If I could have you read on blog post, this would be it

13 Apr

Truthfully, I’d love for you to read all my blog posts, because usually I am blogging for someone else, but today I am just writing to get some things said.

I really hope you will come back tomorrow for the blog post I have scheduled.

Tomorrow is my RubberMoon post and it is a tribute to my mom who would have been 70 tomorrow.

She was born April 14, 1944.

IMG_20140406_173837796 (2)

She passed away in September of 2008.  When I think I have my mom, I still have so much grief and I was comparing it to how I feel about my grandma who passed away in 2002.

My grandma’s death doesn’t have the sting and deep ache like my mom’s does and I wondered why?  With my grandma, we all had ample time to prepare for her death.

She was on hospice care and died at home, my mom’s home, which is where my grandma lived from the time I was about 14 and on.

I wouldn’t say her death was peaceful, but she was ready and it was a relief to have her be at rest.

Fast Forward 6 years, my mom had been hospitalized and was in the ICU.  She wasn’t  a healthy person by any means.  She was very overweight, diabetic and had complications from both diseases.

She was in the hospital for something to do with her heart and her breathing.  They were having a hard time getting her to keep her oxygen levels normal and she was having a lot of trouble breathing.

I had visited her on a Friday night.  We lived about an hour away from where she was in the hospital.  I had 7 kids, ranging from 15 years to 1-year-old at home.  Getting to see my mom wasn’t an easy task.

 But I wanted to see her every day.  I couldn’t be there on Saturday and Sunday proved to be futile also.  I called in and spoke to the nurses but she was always sleeping and promised they’d let her know I couldn’t make it to see her but that I’d called to check on her.

Monday morning I got a call from the hospital letting me know that I needed to get to the hospital immediately, my mom had slipped into a coma and was unresponsive and was on life support.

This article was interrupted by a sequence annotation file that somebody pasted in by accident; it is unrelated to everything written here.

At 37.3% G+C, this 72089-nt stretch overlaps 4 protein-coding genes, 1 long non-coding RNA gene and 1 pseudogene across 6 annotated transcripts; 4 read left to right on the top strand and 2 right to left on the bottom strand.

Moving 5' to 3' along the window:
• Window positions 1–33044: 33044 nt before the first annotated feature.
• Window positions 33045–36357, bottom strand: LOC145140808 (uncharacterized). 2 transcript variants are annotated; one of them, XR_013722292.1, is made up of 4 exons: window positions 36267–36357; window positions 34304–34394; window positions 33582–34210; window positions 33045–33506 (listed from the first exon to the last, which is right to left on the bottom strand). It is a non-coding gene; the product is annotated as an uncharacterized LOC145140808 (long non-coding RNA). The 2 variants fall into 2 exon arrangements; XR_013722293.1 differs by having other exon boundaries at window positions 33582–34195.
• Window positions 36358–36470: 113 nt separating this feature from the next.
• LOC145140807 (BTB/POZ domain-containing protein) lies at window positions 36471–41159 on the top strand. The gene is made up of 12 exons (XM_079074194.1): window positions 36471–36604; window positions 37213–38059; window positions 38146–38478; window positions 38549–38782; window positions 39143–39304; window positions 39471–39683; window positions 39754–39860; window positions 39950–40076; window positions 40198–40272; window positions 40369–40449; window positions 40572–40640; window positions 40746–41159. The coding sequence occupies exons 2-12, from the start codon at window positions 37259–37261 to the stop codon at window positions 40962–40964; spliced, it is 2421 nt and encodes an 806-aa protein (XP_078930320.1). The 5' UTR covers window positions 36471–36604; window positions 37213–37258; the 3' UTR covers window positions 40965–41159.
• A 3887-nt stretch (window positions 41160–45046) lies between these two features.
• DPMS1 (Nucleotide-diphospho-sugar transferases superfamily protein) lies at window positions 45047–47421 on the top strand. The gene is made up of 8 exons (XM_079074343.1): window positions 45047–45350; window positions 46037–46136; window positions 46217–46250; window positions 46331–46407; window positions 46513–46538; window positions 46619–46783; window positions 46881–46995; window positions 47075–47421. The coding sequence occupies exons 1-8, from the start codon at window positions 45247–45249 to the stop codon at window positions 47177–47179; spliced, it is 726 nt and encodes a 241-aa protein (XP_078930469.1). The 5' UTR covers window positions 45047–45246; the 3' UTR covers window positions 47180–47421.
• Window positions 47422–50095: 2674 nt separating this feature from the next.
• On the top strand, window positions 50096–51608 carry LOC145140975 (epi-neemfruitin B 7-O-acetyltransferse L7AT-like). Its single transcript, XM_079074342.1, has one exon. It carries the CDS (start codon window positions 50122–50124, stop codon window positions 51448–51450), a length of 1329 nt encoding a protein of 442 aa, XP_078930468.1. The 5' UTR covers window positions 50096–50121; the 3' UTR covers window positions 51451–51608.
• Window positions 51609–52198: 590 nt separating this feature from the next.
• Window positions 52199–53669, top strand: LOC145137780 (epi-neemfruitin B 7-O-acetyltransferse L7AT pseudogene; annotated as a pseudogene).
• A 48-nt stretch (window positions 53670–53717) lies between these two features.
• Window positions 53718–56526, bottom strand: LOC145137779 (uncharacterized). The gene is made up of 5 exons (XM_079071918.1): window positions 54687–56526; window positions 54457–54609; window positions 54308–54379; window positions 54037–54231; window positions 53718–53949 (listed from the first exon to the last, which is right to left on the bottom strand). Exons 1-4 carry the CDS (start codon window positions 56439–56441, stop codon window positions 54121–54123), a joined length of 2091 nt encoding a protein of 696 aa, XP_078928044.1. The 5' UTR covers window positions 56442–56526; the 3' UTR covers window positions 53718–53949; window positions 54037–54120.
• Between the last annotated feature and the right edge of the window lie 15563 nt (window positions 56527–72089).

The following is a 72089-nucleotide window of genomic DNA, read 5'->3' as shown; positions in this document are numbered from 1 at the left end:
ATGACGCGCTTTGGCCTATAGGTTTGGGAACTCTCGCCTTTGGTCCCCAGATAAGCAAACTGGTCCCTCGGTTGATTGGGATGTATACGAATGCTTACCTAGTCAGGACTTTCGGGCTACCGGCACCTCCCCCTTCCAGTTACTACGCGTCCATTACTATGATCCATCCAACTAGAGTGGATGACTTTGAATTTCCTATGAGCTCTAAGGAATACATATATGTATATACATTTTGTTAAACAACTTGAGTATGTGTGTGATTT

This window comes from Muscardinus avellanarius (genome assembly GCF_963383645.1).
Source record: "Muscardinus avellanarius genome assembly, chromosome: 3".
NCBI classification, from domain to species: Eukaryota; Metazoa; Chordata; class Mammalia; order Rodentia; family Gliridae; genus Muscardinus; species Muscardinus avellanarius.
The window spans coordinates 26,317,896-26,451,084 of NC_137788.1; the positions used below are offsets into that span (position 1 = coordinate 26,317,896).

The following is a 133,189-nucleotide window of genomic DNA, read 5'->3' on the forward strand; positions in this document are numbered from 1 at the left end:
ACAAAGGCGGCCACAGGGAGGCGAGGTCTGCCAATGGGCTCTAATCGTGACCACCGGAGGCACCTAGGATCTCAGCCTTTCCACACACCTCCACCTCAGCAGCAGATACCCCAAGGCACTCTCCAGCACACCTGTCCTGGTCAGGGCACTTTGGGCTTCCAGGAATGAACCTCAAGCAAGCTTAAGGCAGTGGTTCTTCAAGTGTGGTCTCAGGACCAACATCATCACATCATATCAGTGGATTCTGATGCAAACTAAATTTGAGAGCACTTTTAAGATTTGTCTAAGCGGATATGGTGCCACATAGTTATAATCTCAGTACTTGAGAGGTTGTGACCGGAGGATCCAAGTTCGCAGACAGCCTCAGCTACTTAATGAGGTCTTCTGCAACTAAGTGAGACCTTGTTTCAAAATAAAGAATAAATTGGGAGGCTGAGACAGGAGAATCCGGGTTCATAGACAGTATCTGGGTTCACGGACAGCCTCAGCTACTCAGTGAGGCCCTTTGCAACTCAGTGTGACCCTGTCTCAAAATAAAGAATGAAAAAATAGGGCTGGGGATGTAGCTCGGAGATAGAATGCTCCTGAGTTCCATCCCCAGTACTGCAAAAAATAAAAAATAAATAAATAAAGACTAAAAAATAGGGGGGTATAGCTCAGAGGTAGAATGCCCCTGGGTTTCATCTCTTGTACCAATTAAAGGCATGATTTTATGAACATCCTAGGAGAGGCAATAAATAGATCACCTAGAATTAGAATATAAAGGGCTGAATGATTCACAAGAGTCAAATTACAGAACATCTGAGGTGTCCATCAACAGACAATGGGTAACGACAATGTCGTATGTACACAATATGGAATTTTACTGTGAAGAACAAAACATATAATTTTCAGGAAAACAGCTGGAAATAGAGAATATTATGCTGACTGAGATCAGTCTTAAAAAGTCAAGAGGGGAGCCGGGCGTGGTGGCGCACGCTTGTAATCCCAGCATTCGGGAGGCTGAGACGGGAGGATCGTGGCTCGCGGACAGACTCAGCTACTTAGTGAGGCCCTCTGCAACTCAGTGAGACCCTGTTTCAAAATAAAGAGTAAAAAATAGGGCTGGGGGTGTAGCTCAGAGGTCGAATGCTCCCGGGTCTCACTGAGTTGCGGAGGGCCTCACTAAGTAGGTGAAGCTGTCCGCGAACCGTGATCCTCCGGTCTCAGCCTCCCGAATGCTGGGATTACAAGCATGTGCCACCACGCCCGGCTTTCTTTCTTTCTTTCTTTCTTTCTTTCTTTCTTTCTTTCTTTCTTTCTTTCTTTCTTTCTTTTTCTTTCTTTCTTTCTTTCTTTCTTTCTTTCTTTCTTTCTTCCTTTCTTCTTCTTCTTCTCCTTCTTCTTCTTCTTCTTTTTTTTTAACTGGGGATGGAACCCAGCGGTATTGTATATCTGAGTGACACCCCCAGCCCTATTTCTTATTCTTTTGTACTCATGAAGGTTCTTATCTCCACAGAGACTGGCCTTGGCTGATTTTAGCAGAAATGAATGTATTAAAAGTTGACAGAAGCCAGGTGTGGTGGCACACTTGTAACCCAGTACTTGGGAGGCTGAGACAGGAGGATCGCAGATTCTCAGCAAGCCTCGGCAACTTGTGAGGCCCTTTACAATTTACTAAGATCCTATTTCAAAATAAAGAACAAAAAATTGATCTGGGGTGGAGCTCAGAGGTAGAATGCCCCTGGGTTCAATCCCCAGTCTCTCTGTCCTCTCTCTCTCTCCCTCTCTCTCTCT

They told me they could not get a hold of my dad and I needed to contact him as well.  Imaging having this stress on you, lining up child care and then being in control enough to make the hour’s drive alone.

I got to the hospital and met my dad there.  They were just wheeling her away to have a CT scan done.  They brought her back and we waited.  She was just a shell in that hospital bed.

The doctor came in with the bad news, she had suffered a brain aneurysm and was not going to come out of the coma.  The brain had been to badly damaged to ever recover.

We had 2 options, let her live on life support, or follow her wishes and take her off of life support and allow her to pass on.  This wasn’t even a thing to discuss.

 There was no way we could keep her in the vegetative state she was in.

Another doctor came in, a sort of 2nd opinion, and did all the tests they do to confirm that a person is “brain-dead.”

Here is where my heartache begins and never ends.  He checked her eyes, mouth, nose and different nerves, etc.

He lifted the sheet covering her feet and I caught a glimpse of the state her feet were in.  How badly she needed something so simple as a pedicure.

Diabetics tend to have unhealthy feet and hers had gone so long without being cared for, the image will never, ever leave me.

 I have big ol’ crocodile tears running down my face, even typing these words.

But, there is a reason I share this.  I don’t think anyone can ever hear enough that you have to live today like it could be your last.

You do not know when you say goodbye to someone, when you will see them again.

With my mom, I would do anything to have a better memory than the one I have when I close my eyes and I see her poor little feet.

I’d give anything to bathe those feet, clip those toenails, smooth those calluses and paint those toes a shiny bright pink for her.  She so deserved it and couldn’t do it for herself.

So, learn from this…look around you, who do you love?  Is there someone you meant to show kindness to?

Don’t put off tomorrow what you can do today, because, tomorrow they could be gone.

Thank you for reading, if nothing else, I needed to get this out.

Please take the time to watch this beautiful video that makes me think of my mom, every time I hear it.